Subscription Modeling Challenges: Rolling Revenue Forecast

 When you have a subscription-based business, one of the more difficult tasks to do is create an ongoing revenue forecast that consistently takes into account all existing subscribers, future subscribers, and the resulting retention of those cohorts. It is important to do for general financial planning, expansion, capex spending, and operational decision-making as well as strategizing.

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SaaS (Software as a Service) companies often face challenges when it comes to forecasting their rolling revenue, which is the projection of their expected revenue over a future period. Here are some of the main challenges:
  • Subscription model complexity: SaaS companies often have complex pricing models with different pricing tiers, add-ons, and discounts, making it difficult to accurately forecast revenue. Moreover, the company may also have a mix of monthly, quarterly, and annual subscriptions, each with different terms and renewal dates, which can further complicate revenue forecasting.
  • Churn rate uncertainty: Churn rate refers to the rate at which customers cancel their subscriptions. It's difficult to accurately predict churn rate because it can be influenced by various factors such as customer satisfaction, product quality, and market competition. A high churn rate can significantly impact revenue, making it challenging to forecast revenue accurately.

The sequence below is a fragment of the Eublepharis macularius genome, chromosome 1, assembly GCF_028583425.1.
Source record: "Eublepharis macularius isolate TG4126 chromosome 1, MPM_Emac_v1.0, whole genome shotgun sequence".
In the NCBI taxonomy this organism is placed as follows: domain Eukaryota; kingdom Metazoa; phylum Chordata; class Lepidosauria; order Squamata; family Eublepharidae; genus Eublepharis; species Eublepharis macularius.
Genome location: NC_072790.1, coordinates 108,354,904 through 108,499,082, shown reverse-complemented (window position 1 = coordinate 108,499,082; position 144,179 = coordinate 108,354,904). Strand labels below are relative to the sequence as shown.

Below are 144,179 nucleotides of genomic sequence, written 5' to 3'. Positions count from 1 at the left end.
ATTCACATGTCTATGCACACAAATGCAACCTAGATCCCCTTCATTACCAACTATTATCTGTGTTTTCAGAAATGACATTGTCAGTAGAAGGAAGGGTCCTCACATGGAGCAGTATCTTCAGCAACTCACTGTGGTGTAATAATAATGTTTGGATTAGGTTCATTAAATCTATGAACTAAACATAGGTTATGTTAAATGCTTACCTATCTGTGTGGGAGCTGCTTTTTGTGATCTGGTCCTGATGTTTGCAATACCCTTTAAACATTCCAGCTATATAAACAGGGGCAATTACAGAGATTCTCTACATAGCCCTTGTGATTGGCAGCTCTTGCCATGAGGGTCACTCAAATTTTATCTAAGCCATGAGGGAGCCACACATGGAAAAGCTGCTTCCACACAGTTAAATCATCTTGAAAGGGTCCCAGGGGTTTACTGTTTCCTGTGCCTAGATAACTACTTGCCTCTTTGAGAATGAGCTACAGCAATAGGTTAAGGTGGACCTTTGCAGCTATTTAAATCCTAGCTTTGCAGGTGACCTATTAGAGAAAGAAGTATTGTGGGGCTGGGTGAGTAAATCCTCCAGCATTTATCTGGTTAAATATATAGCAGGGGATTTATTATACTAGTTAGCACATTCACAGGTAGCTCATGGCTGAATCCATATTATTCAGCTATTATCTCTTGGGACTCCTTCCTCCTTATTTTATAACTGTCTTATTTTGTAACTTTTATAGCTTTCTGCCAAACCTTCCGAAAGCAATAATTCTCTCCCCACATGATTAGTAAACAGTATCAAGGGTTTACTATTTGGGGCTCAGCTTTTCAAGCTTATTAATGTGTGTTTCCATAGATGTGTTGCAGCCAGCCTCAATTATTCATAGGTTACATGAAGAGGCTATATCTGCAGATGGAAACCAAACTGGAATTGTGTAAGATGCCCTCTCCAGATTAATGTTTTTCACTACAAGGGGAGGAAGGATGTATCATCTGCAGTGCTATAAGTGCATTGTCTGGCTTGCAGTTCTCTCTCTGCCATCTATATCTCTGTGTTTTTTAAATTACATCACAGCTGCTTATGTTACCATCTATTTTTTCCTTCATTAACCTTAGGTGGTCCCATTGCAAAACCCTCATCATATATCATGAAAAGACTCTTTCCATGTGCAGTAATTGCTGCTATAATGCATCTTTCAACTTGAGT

• Market fluctuations: SaaS companies operate in a dynamic and rapidly evolving market, making it challenging to predict customer demand and competitive pressures. Changes in the market can significantly impact revenue, making it challenging to forecast revenue accurately.
  • New customer acquisition: The acquisition of new customers can be unpredictable and heavily influenced by marketing and sales efforts. It can be challenging to accurately forecast the rate at which new customers will be acquired, making it challenging to forecast revenue accurately.
  • Seasonality: SaaS companies may experience seasonality in their revenue due to factors such as holidays or industry-specific events. Seasonality can make revenue forecasting more challenging and may require additional analysis and adjustments.
To address these challenges, SaaS companies can use a combination of historical data, market research, and industry benchmarks to build more accurate revenue forecasts. Moreover, they can implement regular monitoring and adjustment of their forecasting models to reflect changes in the market and business environment.

I've seen a lot of clients have trouble doing this. They can usually piece together a forecasting model, but trying to combine forecasting and actuals gets really hard. It is not a perfect science, but following some guidelines for modeling this can help. You want to estimate the retention of existing customers, estimate new customers and their retention, and then run a monthly forecast based on that.

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